A county attorney in Georgia who represented a majority Black county was removed from his post after protesters called for his firing. What did he do, you ask? Well, he tried to suppress the vote of his constituents.
According to CNN, state Rep. Barry Fleming, (R-Harlem) was one of the many Republicans in the state who co-signed a series of legislations that would enact stricter voting requirements in the state. These restrictions would disproportionately affect Black voters, and I guess Fleming forgot that he was also the attorney for Hancock County.
Fun fact about Hancock County: 7 out of 10 residents are Black.
Predictably, they didn’t take too kindly to their county attorney being on board with suppressing their vote. Voter suppression was already so bad in the county that residents will cast votes under the eye of a federal examiner this year as a result of the county being accused of unfairly removing Black voters from the rolls in a federal lawsuit.
“So many people in the county didn’t know he was the attorney. Now, some Blacks in the community who ... have an understanding of things are infuriated,” Johnny Thornton, who helped launch the federal lawsuit regarding the voter rolls, told CNN. “We’re one of the poorest counties in the country, and we’re paying this attorney and he’s in Atlanta creating laws to further restrict our voting rights.”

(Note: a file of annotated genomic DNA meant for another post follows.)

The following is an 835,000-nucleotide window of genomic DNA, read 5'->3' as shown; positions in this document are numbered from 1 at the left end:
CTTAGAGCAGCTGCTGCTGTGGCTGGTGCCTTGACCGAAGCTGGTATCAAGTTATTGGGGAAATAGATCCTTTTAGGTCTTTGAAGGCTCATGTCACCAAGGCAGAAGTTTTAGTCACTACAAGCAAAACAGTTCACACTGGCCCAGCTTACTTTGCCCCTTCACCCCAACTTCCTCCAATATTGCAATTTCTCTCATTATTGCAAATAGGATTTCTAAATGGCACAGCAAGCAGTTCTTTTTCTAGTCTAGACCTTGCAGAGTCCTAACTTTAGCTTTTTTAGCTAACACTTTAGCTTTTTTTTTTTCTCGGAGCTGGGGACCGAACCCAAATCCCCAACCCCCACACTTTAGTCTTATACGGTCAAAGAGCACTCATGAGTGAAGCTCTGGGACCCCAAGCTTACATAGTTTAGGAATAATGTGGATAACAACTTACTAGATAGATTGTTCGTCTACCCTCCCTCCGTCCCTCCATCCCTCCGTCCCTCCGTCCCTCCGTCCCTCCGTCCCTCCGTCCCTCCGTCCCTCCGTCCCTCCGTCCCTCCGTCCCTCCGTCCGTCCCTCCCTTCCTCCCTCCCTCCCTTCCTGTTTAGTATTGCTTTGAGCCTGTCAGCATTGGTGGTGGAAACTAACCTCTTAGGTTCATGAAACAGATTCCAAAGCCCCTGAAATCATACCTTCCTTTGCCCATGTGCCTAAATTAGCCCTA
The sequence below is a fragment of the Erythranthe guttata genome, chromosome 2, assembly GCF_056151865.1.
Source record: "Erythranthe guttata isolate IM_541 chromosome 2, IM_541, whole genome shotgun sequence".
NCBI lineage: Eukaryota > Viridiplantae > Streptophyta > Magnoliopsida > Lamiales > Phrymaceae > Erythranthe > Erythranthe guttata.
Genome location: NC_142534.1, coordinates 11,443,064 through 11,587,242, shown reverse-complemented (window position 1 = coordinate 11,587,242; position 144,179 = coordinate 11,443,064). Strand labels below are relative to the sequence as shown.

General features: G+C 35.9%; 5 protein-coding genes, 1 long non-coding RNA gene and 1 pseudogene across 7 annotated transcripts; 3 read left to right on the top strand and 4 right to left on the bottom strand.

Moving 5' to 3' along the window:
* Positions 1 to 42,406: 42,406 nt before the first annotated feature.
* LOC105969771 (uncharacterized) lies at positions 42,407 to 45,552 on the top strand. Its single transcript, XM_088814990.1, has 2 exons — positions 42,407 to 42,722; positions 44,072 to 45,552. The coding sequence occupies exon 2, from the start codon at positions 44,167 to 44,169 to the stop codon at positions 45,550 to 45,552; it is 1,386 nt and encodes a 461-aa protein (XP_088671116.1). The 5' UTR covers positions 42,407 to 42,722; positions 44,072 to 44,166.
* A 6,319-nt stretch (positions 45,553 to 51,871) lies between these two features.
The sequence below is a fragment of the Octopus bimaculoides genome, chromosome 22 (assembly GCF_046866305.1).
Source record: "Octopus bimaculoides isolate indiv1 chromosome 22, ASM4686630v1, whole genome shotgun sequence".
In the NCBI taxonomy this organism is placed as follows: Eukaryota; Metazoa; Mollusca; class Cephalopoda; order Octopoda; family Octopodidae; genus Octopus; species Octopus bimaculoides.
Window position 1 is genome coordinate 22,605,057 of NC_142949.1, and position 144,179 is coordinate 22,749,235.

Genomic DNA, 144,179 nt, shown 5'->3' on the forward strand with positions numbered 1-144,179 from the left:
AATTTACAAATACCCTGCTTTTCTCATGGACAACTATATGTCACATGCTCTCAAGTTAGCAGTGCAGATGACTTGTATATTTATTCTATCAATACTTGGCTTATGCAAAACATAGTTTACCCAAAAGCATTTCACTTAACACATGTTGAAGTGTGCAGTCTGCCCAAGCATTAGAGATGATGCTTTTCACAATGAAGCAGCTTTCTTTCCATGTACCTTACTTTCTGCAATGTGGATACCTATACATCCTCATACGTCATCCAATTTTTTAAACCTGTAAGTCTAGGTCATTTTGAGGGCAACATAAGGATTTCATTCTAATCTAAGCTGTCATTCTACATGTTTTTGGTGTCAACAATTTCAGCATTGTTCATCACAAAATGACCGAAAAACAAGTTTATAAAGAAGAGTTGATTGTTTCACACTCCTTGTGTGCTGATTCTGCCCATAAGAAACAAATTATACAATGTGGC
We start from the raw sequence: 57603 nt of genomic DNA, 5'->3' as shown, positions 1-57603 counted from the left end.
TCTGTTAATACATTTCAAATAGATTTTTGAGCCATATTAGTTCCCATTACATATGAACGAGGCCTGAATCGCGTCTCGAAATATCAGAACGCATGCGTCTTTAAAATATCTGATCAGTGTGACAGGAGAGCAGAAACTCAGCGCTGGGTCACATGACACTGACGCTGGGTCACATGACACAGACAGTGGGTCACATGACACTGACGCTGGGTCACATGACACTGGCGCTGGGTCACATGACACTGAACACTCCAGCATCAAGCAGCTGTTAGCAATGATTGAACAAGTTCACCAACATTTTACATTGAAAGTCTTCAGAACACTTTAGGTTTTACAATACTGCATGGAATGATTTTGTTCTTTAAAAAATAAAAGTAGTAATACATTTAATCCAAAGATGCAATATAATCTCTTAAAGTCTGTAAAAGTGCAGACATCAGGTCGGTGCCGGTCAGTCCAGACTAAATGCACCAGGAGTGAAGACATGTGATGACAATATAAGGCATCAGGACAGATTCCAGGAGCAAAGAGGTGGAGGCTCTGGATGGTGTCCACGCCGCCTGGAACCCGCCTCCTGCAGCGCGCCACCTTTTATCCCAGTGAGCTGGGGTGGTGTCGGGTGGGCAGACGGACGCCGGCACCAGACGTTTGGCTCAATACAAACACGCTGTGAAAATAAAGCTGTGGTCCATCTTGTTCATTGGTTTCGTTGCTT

Last week, a group of approximately 40 protesters pulled up to the Hancock County Courthouse with signs and shirts calling for Fleming to be fired. Sure enough, during the scheduling meeting between the county commissioners, he was.
The commissioners opted to ask Fleming to step down, though their reasoning is not clear: The minutes indicate his future with the county was decided in an hourlong executive session closed to the public.
“I don’t think it needs discussion,” Commissioner Ted Reid, who was in the session, told CNN. “Mr. Fleming was asked to resign by unanimous consent.”
Asked why, Reid said the commission had released a statement, but he was referring to the commission meeting’s minutes, which are unofficial and provide no rationale.
They say only, “Unanimous consent by Commissioners to ask Mr. Fleming for resignation,” and add that “while the search for county attorney services is in process,” any legal matters will be addressed by a partner from Fleming’s law firm outside Augusta.
For his part, Fleming had no ill will regarding his firing and told WXIA that “Hancock County is a great place,” after losing his position. He went on to say that the protesters “misunderstand” the voting rights legislation but didn’t provide any information to clear up the “misunderstanding.”
The only one who seems to misunderstand the legislation seems to be Fleming. I don’t know how you can argue that putting obstacles for Black people to get the polls is a good thing for Black people. The math just ain’t mathing.